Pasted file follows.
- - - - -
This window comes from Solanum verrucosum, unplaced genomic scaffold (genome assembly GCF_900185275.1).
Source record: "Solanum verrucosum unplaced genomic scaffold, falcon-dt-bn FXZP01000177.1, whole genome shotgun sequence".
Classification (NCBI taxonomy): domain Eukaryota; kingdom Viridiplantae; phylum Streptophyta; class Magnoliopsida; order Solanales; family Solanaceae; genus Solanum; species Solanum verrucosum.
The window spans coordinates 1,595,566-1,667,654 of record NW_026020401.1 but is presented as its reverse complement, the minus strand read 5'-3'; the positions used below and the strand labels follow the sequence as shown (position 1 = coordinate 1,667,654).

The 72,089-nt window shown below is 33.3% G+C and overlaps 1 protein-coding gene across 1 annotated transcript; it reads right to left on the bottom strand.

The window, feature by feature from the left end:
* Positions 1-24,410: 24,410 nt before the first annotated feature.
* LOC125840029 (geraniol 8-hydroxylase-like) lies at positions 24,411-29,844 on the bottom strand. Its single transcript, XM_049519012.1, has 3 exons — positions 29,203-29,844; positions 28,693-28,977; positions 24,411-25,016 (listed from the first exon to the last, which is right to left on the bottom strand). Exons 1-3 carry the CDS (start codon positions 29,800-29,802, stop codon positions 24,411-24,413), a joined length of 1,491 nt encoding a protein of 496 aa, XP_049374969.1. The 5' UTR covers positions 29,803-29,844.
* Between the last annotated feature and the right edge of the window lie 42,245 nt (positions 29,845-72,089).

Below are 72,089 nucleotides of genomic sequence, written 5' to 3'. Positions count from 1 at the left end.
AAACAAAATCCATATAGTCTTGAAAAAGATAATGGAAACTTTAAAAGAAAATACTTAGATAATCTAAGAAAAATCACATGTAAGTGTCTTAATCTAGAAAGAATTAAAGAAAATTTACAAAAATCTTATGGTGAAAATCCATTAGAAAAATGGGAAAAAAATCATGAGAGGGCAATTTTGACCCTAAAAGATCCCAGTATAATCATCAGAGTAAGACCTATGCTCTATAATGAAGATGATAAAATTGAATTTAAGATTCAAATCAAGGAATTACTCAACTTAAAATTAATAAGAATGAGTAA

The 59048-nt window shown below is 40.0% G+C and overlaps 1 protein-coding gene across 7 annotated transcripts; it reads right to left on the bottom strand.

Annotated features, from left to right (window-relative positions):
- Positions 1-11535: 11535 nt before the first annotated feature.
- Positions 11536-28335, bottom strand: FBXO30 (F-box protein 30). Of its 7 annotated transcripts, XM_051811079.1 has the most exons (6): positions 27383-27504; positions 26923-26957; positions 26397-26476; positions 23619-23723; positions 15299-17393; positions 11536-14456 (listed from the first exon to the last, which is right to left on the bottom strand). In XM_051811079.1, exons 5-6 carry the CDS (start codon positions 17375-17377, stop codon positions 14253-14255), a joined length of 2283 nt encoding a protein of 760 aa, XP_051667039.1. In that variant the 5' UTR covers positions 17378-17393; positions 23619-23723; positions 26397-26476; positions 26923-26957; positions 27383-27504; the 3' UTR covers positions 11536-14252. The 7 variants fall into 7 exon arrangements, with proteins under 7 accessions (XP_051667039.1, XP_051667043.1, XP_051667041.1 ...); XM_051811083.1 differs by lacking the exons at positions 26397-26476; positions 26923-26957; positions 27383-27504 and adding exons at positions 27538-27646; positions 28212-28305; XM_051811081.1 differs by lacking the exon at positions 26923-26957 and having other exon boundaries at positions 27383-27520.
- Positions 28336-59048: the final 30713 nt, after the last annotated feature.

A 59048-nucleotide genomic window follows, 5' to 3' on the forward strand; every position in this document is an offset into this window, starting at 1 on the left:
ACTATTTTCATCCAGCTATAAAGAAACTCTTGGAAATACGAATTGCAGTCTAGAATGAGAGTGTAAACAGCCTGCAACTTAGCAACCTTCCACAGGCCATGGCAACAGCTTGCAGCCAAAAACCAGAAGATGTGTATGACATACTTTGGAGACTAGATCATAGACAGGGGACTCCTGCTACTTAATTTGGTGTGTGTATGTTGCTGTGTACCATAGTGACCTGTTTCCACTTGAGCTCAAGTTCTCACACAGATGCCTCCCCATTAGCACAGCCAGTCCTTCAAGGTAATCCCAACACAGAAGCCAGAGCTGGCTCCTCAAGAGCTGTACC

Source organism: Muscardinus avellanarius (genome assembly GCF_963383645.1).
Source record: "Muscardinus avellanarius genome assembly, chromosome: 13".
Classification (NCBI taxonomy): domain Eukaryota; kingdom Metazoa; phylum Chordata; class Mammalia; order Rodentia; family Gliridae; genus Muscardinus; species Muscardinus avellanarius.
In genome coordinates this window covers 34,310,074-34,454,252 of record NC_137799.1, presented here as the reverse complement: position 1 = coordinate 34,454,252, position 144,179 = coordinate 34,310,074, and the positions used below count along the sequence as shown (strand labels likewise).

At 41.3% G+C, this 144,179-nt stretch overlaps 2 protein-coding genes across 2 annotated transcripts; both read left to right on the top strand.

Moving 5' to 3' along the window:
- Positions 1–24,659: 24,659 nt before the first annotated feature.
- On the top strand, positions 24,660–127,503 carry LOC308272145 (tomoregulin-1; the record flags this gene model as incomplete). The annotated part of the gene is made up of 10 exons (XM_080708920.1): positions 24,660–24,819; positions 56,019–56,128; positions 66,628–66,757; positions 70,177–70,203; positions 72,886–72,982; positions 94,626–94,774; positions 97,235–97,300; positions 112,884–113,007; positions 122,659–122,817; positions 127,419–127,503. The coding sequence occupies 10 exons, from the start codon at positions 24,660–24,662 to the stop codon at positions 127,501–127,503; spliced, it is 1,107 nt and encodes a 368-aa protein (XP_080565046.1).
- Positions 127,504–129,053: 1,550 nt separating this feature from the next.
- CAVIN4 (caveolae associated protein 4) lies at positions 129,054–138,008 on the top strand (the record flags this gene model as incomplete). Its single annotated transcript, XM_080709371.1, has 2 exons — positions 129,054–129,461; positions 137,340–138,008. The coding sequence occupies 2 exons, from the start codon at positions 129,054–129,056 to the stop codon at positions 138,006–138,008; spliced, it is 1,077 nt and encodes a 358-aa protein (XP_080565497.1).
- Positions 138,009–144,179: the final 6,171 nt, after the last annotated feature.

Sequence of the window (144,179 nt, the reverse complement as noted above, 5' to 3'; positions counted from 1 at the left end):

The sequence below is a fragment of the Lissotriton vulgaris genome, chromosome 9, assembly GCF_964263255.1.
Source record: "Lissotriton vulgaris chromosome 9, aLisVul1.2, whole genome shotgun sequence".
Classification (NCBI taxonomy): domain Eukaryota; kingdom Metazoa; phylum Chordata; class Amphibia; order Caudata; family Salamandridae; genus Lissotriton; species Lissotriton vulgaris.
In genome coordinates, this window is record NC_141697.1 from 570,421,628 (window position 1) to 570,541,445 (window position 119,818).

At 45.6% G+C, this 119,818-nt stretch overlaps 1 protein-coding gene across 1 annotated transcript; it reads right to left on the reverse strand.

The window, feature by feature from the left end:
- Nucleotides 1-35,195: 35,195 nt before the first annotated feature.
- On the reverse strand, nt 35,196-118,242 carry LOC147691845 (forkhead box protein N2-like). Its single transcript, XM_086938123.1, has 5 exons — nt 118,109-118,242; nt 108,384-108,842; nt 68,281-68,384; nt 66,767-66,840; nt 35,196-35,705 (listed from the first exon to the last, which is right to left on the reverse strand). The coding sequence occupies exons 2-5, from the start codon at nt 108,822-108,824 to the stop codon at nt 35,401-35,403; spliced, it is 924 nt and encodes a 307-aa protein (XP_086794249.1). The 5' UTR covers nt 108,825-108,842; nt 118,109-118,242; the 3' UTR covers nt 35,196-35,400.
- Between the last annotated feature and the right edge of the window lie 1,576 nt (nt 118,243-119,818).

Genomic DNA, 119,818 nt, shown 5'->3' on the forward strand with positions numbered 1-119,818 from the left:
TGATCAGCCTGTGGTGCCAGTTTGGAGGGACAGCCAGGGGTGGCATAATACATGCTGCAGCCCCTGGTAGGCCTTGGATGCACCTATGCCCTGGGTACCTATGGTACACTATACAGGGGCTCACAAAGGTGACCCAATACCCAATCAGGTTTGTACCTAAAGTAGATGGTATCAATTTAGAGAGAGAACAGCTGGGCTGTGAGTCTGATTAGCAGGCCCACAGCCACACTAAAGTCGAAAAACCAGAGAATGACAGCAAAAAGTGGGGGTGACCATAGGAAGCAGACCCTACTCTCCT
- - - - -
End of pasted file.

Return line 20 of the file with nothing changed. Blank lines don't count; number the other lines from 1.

Source record: "Muscardinus avellanarius genome assembly, chromosome: 13".